About eleven o’clock Chaplain North called me from Seoul and told me that he would be out here around noon so I invited him to have dinner with me. Thank the Lord for chaplains who have something on the ball. He is doing a good job in a very hard place. As per usual, he is being pushed around and given a raw break. We visited until about 1 o’clock and then he left to call on his men. Chaplain Godfrey also came by this afternoon. He talked to me for about half an hour. 

After Chaplain Godfrey left, I worked on my sermon for tomorrow evening at the Youth for Christ meeting. I rewrote the sermon three times before I was satisfied. I now have the outline down like I want it. My text is Acts 16:1-12, key verse 10 and the title and theme of my message is, “What’s Your Answer?”  Note in the American translation it says after the vision, WE MADE EFFORTS, in other words, to serve Christ we have to go beyond just vision to EFFORT.

  By the way Darling, this morning I happened to be looking through one of the issues of the New Yorker magazine and found a cartoon which really gave me a good laugh. I cut it out and am sending it to you, for I think you will receive a laugh out of it as I did. I remember how some of the women used to do when I worked in the A&P store where I worked shortly after coming to Chicago in 1934.

Alrik called me this afternoon around 4 o’clock and we talked for a few minutes and we are both pretty blue about the prospects for our departure from Korea. It looks like the atomic bomb testing is going to throw everything out of gear as far as getting out of Korea is concerned. It just seems like I can never receive a break in this man’s Army. It will certainly be a privilege to get out of it I know that.

  Be sure to let me know how things turn out at the Northern Baptist Convention, Dear. I would so like to be there this year but it seems everything I’ve hoped for this year has been not granted. Darling, this being separated from you is about getting me. So many times my heart feels just like it has been wrung. You have always been such a tonic for me. Without you, life is in no sense of the word is complete. If I could only mean half that much to you, I would be happy.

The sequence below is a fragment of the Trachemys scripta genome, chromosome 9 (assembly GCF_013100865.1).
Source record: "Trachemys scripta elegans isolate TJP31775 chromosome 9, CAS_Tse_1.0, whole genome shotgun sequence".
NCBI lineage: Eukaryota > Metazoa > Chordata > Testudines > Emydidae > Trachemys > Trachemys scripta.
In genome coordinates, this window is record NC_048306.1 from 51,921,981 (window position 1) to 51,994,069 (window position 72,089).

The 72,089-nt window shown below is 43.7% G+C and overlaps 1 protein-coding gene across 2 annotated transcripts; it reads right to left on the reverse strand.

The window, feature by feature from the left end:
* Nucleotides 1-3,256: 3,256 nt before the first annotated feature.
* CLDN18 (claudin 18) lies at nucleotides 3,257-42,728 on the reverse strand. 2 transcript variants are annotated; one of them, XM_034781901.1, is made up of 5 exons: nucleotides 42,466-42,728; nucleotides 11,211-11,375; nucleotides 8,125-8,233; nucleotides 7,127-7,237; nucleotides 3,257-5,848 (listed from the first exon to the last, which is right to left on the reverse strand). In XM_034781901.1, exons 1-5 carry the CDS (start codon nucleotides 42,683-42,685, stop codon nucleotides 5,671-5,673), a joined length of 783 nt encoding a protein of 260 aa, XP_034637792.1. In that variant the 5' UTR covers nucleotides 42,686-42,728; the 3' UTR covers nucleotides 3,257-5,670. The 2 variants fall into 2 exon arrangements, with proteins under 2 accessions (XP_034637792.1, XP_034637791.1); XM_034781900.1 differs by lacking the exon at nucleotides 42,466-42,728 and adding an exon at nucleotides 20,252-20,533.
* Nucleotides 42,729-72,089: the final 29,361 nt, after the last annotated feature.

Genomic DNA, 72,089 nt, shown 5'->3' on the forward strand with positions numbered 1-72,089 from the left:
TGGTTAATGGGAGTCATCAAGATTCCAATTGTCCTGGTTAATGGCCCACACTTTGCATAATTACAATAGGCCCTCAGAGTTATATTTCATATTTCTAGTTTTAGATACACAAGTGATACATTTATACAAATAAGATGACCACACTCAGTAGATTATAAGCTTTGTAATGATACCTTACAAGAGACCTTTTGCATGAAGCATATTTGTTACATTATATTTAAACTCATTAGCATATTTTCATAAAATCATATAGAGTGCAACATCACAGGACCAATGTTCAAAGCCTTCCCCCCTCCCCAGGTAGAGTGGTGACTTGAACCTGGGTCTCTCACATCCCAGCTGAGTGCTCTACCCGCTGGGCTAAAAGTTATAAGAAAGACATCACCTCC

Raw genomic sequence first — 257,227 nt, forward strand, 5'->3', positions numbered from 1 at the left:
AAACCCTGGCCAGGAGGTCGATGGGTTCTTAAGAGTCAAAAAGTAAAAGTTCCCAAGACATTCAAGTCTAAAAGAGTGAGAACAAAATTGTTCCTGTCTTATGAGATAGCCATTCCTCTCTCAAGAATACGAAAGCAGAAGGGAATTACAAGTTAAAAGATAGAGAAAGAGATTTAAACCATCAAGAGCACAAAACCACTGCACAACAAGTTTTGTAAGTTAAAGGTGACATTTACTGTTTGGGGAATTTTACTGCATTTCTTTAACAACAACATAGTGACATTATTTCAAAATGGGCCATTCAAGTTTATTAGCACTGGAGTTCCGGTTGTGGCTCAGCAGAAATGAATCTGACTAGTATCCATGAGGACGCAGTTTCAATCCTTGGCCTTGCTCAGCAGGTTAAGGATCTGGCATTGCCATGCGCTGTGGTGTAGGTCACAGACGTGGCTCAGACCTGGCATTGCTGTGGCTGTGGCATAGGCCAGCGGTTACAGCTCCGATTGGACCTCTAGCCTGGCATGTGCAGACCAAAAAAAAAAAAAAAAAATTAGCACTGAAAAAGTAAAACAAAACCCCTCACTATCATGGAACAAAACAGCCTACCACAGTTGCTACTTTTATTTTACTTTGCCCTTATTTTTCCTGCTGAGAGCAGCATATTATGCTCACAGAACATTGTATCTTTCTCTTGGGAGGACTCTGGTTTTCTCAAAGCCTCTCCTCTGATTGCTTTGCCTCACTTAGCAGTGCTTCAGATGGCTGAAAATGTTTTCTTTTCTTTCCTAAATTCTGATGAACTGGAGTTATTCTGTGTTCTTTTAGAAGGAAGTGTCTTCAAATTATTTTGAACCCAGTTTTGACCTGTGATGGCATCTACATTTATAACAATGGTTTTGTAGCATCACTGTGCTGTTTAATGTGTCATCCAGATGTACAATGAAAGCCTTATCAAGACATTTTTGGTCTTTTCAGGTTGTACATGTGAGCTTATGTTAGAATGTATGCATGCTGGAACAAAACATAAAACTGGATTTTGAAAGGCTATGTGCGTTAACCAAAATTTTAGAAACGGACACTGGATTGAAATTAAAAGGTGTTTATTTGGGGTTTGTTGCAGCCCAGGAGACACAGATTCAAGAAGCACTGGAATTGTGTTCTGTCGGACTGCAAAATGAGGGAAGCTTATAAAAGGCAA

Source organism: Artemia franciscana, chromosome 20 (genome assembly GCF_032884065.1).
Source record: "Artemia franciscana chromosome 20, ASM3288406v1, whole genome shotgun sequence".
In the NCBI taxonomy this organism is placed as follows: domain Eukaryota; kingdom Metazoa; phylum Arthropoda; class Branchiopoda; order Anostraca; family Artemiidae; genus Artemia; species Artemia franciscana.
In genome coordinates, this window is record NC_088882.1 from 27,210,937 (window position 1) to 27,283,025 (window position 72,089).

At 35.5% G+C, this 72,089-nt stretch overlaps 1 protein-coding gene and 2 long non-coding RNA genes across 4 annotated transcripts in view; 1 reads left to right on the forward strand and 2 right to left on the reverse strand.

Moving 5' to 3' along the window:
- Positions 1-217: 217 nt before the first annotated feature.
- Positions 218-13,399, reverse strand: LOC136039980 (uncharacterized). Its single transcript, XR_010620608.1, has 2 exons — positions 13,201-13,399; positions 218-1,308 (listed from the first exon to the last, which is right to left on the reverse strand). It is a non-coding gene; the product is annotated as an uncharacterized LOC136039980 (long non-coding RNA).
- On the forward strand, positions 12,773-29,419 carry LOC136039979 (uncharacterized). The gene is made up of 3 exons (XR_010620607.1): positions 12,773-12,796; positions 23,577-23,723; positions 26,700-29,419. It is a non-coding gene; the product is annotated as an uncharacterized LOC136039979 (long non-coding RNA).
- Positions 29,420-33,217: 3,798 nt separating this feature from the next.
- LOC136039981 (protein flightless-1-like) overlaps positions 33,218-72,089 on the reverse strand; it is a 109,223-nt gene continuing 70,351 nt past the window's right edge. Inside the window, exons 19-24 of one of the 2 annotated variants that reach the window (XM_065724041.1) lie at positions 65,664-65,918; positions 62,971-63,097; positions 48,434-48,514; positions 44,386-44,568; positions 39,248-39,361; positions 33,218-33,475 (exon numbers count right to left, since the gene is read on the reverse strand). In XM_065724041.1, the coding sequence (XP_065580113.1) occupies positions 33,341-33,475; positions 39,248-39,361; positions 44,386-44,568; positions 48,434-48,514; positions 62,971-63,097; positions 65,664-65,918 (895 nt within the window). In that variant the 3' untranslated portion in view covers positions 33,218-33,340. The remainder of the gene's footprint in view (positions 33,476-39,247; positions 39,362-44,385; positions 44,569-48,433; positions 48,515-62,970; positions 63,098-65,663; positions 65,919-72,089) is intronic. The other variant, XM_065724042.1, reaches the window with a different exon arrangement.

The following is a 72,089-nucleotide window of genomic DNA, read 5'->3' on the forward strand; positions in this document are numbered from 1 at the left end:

Darling, I’m glad that you like your new suit and in the pictures which I received yesterday, I can see that it fits you very well. Remember, whenever you need things be sure to purchase them for as long as I possibly can I want to see that every one of your needs are supplied.

Well, Beloved, I must close for tonight. Be sure to give the folks my love and best wishes. God bless you, my dear.

 I love just you and I’m Yours

 for always in Christ’s love,


 Colossians 3:3

May 16, 1946

Seoul, Korea

16 May 1946

Dearest Darling Sweetheart:

I’ve just finished my evening meal and I want to get this letter written and in the box before time for Bible class if at all possible. This has been a banner of a day as far as mail is concerned, for I received four wonderful letters from you Beloved, and they were yours of May 3, 4, 5, and 6. I read them over twice already and they have certainly meant a lot to me as do every one of your letters. I also received your graduation announcement along with your new name card, and Beloved, after looking at the announcement my heart came right up to my throat and it seems I haven’t yet been able to swallow it. Honestly, this evening it was hard for me to eat my supper. I suppose that sounds sissy-like, but if it is it is because I love you so very much that it hurts me beyond description to be separated from you like this. I had always secretly hoped that I would be there to see you receive your degree, but the Lord has had other plans and even though it hurts me, I’m going to do my very best to abide by that which is taking place. I don’t know what I would do if I didn’t know that you were praying with me about this whole thing. Darling, words in no way whatsoever can describe what it means to have a blessed Christian wife like you are to me. Thank you, Beloved, for being such a good wife to me.